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The Ultimate Guide to Zero Trust Security

October 26, 2022 by
The Ultimate Guide to Zero Trust Security
Reza Abdolee

With businesses embracing digital transformation, cloud applications, and remote work environments, enterprise networks have become more complicated and dispersed due to an ever-growing number of edges. The traditional perimeter-based approach to security is no longer sufficient in today's environment, as more devices and people connect to the enterprise network from different places. Protecting the corporate network from the unsecured internet has become crucial.

Organizations need to implement a "never trust, always verify" zero-trust security model to protect this increasingly sophisticated and expanded attack surface. This security model helps organizations integrate robust access controls across distributed networks to protect users, applications, endpoints, and infrastructure. 

This article will explore the need for a zero-trust security model, its benefits, and how organizations can implement zero trust.

The Modern Threat Landscape

Today, applications and data are distributed across several networks and away from corporate data centers, providing users greater access to corporate resources using many endpoints from multiple locations. Moreover, the increase in IoT devices and BYOD initiatives have resulted in a proliferation of network endpoint devices. 

Traditional security models work by assuming anything inside the enterprise network is trusted. However, they are no longer sufficient in this increasingly sophisticated attack surface. As companies embrace digital transformation to benefit from multi-cloud architectures, remote workers, and digital innovation, they need to change their approach to security. 

Understanding the Need for Zero Trust

Threat actors take advantage of the expanding attack surface and network perimeter to bypass traditional access controls. As mentioned earlier, the modern threat landscape has become complicated, and the traditional approach to security and access controls is insufficient to address sophisticated vulnerabilities in our network. Therefore, a zero-trust approach can help overcome such challenges. Before discussing the benefits of zero trust, let’s explore the limitations of traditional access controls.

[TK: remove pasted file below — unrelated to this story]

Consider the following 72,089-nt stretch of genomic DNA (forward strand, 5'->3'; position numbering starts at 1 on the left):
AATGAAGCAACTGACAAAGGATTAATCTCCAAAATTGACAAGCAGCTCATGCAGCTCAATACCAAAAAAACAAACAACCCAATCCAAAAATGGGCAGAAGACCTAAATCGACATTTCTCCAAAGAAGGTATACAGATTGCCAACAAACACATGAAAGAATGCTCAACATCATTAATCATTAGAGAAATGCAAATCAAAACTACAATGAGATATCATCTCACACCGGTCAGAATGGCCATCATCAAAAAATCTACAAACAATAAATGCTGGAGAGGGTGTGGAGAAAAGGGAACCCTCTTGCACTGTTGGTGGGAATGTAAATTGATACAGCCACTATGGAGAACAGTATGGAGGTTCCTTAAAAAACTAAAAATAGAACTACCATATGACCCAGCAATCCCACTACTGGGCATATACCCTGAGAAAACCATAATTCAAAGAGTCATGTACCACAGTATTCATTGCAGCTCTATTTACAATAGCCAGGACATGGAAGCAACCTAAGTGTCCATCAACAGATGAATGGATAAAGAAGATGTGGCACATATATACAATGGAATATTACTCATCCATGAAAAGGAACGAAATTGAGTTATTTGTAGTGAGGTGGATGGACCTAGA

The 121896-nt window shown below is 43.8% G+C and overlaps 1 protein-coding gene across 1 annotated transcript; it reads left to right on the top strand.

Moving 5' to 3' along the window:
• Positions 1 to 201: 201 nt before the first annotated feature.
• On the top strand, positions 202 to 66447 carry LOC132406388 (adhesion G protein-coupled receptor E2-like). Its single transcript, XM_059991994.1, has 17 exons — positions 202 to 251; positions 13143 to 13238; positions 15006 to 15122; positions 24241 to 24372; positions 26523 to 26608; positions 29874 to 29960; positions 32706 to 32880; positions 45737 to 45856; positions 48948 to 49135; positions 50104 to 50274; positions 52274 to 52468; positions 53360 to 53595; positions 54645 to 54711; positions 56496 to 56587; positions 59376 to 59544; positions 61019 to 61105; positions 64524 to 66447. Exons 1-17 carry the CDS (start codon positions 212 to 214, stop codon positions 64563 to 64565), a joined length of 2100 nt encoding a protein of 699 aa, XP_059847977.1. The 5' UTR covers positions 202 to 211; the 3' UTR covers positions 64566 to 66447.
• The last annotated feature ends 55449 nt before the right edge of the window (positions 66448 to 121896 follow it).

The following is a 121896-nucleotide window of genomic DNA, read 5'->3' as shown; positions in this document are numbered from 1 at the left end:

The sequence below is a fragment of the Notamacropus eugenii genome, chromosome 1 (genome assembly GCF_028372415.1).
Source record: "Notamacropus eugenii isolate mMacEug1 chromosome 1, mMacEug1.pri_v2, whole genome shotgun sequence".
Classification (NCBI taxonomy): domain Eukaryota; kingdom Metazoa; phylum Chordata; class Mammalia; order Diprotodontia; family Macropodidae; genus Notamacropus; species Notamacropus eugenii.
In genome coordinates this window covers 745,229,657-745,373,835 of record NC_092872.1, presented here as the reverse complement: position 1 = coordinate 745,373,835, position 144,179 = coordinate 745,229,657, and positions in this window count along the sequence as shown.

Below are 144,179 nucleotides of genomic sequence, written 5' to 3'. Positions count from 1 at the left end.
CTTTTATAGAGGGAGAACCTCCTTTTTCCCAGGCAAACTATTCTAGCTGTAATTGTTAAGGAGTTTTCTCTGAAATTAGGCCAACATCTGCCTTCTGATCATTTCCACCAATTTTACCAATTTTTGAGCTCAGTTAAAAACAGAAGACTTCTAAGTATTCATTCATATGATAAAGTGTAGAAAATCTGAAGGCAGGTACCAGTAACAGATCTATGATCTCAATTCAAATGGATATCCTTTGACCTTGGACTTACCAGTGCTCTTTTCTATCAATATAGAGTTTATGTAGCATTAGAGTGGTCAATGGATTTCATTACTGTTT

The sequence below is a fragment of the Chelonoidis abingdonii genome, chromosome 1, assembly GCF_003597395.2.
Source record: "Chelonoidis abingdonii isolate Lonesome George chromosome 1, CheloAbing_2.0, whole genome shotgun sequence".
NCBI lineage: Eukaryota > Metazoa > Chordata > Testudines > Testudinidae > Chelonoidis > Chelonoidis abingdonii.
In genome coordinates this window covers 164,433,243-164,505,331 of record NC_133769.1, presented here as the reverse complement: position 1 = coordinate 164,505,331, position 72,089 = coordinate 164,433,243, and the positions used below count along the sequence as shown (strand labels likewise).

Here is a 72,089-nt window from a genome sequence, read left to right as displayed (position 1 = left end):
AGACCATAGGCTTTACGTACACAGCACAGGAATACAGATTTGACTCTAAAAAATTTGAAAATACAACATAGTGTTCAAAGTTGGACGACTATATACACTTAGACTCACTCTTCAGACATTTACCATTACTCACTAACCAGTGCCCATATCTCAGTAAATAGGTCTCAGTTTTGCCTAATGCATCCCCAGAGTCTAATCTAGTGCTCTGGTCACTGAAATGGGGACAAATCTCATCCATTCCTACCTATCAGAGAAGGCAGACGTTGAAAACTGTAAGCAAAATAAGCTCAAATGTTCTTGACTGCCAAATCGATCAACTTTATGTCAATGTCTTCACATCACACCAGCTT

Realizing the Limitations of Traditional Access Control

Traditional access controls strategies are inherently based on trusting users and network devices. However, securing network resources becomes challenging as the network perimeter continues to disappear. Today, users access the corporate network from home offices and mobile devices. 

Organizations need a solution to overcome the restrictions of traditional access controls. A solution that provides:

  • Granular segmentation of the network
  • Ongoing verifications of users and devices
  • Least-privilege access for users and devices

A zero-trust model challenges the traditional perimeter security in which a firewall protects the corporate network. Organizations today understand the need for a robust security model built on a zero-trust approach. 

Gartner states, "60% of organizations will embrace the Zero Trust approach as a starting point for security by 2025." 

Benefits of Zero Trust Security for Businesses

A zero-trust approach can bring several benefits to enterprises. Some of its benefits include. 

  • Greater visibility across the enterprise network
  • Simplified IT management
  • Improved data protection
  • Reduced risks of security incidents
  • Secured remote workforce
  • Enhanced continuous compliance

Principles of the Zero Trust Model